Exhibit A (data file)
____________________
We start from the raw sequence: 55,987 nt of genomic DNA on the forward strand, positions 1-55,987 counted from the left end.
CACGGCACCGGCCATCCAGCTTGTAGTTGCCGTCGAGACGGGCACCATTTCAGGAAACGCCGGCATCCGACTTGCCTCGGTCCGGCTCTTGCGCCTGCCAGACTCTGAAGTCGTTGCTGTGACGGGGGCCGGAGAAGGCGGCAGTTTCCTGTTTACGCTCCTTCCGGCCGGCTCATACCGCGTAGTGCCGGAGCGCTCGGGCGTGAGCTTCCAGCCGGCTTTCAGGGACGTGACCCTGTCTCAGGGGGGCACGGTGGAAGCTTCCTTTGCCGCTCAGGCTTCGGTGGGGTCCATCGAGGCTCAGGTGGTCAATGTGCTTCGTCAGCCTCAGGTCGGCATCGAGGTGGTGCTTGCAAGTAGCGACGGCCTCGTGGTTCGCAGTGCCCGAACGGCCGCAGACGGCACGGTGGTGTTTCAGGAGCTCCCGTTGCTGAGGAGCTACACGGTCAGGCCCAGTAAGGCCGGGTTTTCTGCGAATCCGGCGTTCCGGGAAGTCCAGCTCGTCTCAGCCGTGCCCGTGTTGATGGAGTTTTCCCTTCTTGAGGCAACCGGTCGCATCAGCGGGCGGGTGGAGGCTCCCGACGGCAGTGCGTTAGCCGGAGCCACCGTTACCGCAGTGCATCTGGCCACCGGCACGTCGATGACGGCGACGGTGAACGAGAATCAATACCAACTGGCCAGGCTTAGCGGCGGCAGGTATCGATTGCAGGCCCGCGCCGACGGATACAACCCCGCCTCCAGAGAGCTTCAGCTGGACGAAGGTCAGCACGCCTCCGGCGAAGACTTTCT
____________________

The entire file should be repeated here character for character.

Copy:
We start from the raw sequence: 55,987 nt of genomic DNA on the forward strand, positions 1-55,987 counted from the left end.
CACGGCACCGGCCATCCAGCTTGTAGTTGCCGTCGAGACGGGCACCATTTCAGGAAACGCCGGCATCCGACTTGCCTCGGTCCGGCTCTTGCGCCTGCCAGACTCTGAAGTCGTTGCTGTGACGGGGGCCGGAGAAGGCGGCAGTTTCCTGTTTACGCTCCTTCCGGCCGGCTCATACCGCGTAGTGCCGGAGCGCTCGGGCGTGAGCTTCCAGCCGGCTTTCAGGGACGTGACCCTGTCTCAGGGGGGCACGGTGGAAGCTTCCTTTGCCGCTCAGGCTTCGGTGGGGTCCATCGAGGCTCAGGTGGTCAATGTGCTTCGTCAGCCTCAGGTCGGCATCGAGGTGGTGCTTGCAAGTAGCGACGGCCTCGTGGTTCGCAGTGCCCGAACGGCCGCAGACGGCACGGTGGTGTTTCAGGAGCTCCCGTTGCTGAGGAGCTACACGGTCAGGCCCAGTAAGGCCGGGTTTTCTGCGAATCCGGCGTTCCGGGAAGTCCAGCTCGTCTCAGCCGTGCCCGTGTTGATGGAGTTTTCCCTTCTTGAGGCAACCGGTCGCATCAGCGGGCGGGTGGAGGCTCCCGACGGCAGTGCGTTAGCCGGAGCCACCGTTACCGCAGTGCATCTGGCCACCGGCACGTCGATGACGGCGACGGTGAACGAGAATCAATACCAACTGGCCAGGCTTAGCGGCGGCAGGTATCGATTGCAGGCCCGCGCCGACGGATACAACCCCGCCTCCAGAGAGCTTCAGCTGGACGAAGGTCAGCACGCCTCCGGCGAAGACTTTCT